2.4 Million Foreclosures Possible: Government Says Absolutely No Bailout

Discussion in 'Wall St. News' started by ByLoSellHi, Apr 1, 2007.

  1. Mortgage relief not likely

    As many as 2.4M could lose homes due to high payments; government says it can't help with bailout.

    Tom Petruno and E. Scott Reckard
    Los Angeles Times

    Borrowers, don't hold your breath for a bailout.

    As mortgage delinquencies soar, many consumer advocates and political leaders are calling on government to help what may ultimately be millions of homeowners facing foreclosure.

    But the federal and state aid proposals advanced so far suggest that most people struggling with onerous loan payments are unlikely to get government assistance.

    The Bush administration has ruled out a blanket program to help homeowners stave off foreclosure, reasoning that it's "not an appropriate role for the federal government," White House spokesman Tony Fratto said.

    By one estimate, as many as 2.4 million nationwide could lose their homes because they are unable to make payments on loans, or refinance them. The threat of a foreclosure wave, and the government's limited willingness or ability to respond, could put added pressure on lenders to renegotiate loans that might otherwise end in failure.

    Sub-prime loans made homeownership possible for millions of American whose credit rating or income made them ineligible for cheaper prime loans. But many of these borrowers cannot make their payments, leading to a surge in defaults and foreclosures.

    In Washington, Democratic Sens. Hillary Clinton of New York, Christopher Dodd of Connecticut and Barack Obama of Illinois -- all declared presidential candidates -- are among those demanding government action.

    "We cannot sit on the sidelines while increasing numbers of Americans lose their homes," Obama said in a recent letter to Treasury Secretary Henry M. Paulson Jr. and Federal Reserve Chairman Ben S. Bernanke.

    But none of the three Democrats has offered more than general ideas for aiding borrowers, and none has called for a massive federal assistance program.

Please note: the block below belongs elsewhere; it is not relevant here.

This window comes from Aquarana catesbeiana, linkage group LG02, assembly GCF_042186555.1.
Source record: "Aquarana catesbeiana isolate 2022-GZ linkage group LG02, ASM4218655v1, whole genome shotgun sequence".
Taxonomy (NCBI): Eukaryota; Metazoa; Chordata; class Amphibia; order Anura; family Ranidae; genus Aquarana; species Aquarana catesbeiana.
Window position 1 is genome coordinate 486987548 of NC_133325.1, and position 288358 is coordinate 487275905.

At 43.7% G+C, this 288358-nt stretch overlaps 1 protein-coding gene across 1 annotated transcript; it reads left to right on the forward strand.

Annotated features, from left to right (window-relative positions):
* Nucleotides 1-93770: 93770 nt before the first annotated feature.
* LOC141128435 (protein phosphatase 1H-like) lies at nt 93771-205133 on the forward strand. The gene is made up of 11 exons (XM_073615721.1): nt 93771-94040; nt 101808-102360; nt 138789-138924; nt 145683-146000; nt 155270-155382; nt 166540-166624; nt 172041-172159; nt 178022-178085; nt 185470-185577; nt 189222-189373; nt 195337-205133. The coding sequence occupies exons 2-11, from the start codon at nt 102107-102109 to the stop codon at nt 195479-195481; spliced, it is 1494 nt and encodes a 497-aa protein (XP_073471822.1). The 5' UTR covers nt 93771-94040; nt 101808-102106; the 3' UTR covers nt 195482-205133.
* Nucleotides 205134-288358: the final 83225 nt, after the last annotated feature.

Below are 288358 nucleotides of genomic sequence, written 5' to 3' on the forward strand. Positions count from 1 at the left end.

"Dodd has been extremely clear that he is not talking about any kind of bailout," said a spokesman in Washington.
  2. drobin


    Blood is in the street!!! :eek:
  3. Now that put a smile on my face. :)
  4. blast19



    It's time to short the lenders and banks boys. The burden will be on their heads most likely.

    You could attempt to reason that they'll be liquidated like NEW and LEND, but neither of those is a hot commodity and with the shit these other firms are holding or sold, I don't think we'll see any private equity so eager to buy anything out...there's no telling how deep this thing goes and I'd say that private equity knows that if they want to scoop up a lending company on the cheap, there's plenty of 100% down room to go for the time being.

    This, kind of grossly, puts a smile on my face. Luckily I plan on turning a huge profit riding Puts on some of these pig companies much lower over the next 6-12 months.
  5. fh2000


    Sounds exciting.

    Where can I find such list of these vulnerable lenders?
  6. Typical Socialists.

  7. I worked in an S&L in the 80's.

    This is what is likely to happen:

    1)Borrowers say "wtf" and mail the keys to the home to the lender, then go rent for much less or buy cheaper.

    2) When this happens in droves, some lenders will renegotiate rates on a mass basis

    3) #2 is much less likely than the 80's due to the packaging of MBS

    4) Investors in weak mortgage securities will lose money, all the way up to stuff that is maybe as high as an original S&P "A" rating, though I doubt it goes that high

    5) Borrowers who are forclosed will get 1099's (or is it 1098's) for "relief of debt income."